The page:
Camden missed the bus today. As I drove him to school, something about the morning- the fall colors, the cool temperature, the smells- took me back to my junior year of high school in Maryland. It's a time in my life that I don't often think of so I was taken back at the flood of thoughts.
Even though I was 15 going on 16 at the time, I don't remember much about Maryland itself. For some reason my mind has blocked out most of the memories of that year and all I have are sketchy flashes of people and places.
My freshman and sophomore years had been in Bogotá, Colombia. I loved it there- the people, my school, the parties. I had lots of friends and had learned to love everything about the Colombian culture. Those were the golden years of my adolesence and I have an abundance of intricate, happy and detailed memories from those two years. Watching Bogotá get smaller and smaller out the airplane window as we flew away was one of the most painful experiences I can remember as a teen. I had left behind the life I thought I wanted to continue living forever.
Moving to Maryland was a culture shock, to put it mildly. Everything felt so completely different and I felt invisible in a sea of thousands of students. I felt there was no one at school I could relate to and as a result ate lunch alone every day in the library. I had labeled myself an outcast and a loser.
Now as a nurse and having learned about and having been exposed to patients with depression, I can see in retrospect that I was in deep depression. Even though I can't remember many of the physcial aspects of Maryland, I clearly remember many of the self-loathing and self-destructive thoughts I had and repeated to myself, like a broken record.
Also in retrospect, I can see that many of the circumstances that I believed were a reality were in fact exaggerated and exacerbated by my own selfishness and unwillingness to see or reach outside myself. My wallowing in self-pity turned to full-scale depression because I did nothing to help myself out of my dark hole. It was much easier to ride on the wave of self-pity than it was to try to make friends and get involved.
Eventually I allowed myself to slowly climb out of that dark hole. I remember my parents being worried sick about me and doing everything they could think of to try to help. I remember my brother, who didn't have it easy at school either, taking me under his wing and including me in everything that he did.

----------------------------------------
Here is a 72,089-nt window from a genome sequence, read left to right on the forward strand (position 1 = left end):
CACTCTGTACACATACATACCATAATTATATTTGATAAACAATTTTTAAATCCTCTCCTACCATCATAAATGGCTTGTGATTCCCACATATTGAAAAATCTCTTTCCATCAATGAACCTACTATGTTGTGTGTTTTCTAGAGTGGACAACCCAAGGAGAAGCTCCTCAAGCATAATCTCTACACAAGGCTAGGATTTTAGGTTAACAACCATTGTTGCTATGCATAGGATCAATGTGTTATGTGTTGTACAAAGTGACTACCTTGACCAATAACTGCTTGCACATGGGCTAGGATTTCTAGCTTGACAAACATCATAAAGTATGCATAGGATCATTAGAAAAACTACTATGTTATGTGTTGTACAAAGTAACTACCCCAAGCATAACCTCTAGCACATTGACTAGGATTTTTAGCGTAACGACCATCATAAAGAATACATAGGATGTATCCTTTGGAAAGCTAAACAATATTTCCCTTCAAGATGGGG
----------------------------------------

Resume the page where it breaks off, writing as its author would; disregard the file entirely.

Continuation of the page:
It's interesting how despite the vague, dark memories of those days, I learned so much about myself during that time.
I learned that I couldn't allow circumstances, no matter how bad I thought they were, to dictate my attitude.
I learned that a friendly face can sometimes come from the most unexpected places. Ironically, the "gothic" kids at school, with the black hair, black eyeliner and fingernail polish, piercings in unthinkable places and long trench coats were some of the kindest and least judgemental at school.
I learned that friends come and go (and in my case, this was very often) but that my family would always be there for me.
I began my slow journey of caring less what others thought of me and, and caring more what I thought of myself.
I learned the importance of turning to my church family for support. I made some amazing friends with some of the youth in our ward.
By my senior year, my family moved to Rio de Janeiro, Brazil. I had begun to open my shell a little, but still remained mostly detached. The reopening process has taken years.
I wish I could go back through time and talk to my 15 year old self. I would tell myself that these are times that will help define and mold me for the rest of me life. I wish I could tell myself how much I would regret my selfishness and experiences lost. I wish I could have told myself that people don't judge and think about you as much as you think they do. Most people are too worried about themselves and what others think of them. I wish I could have told myself to open my eyes to the people around me that love me and to just be present, instead of mourning the past.
As hard as it is to have those regrets, I'm glad they're there. There's a reason we were given a selectively vivid memory. My regrets about the past blaze brightly in my memory. But hopefully it's so that I will only make those mistakes once and that sharing them with my children will help deter them from making the same mistakes.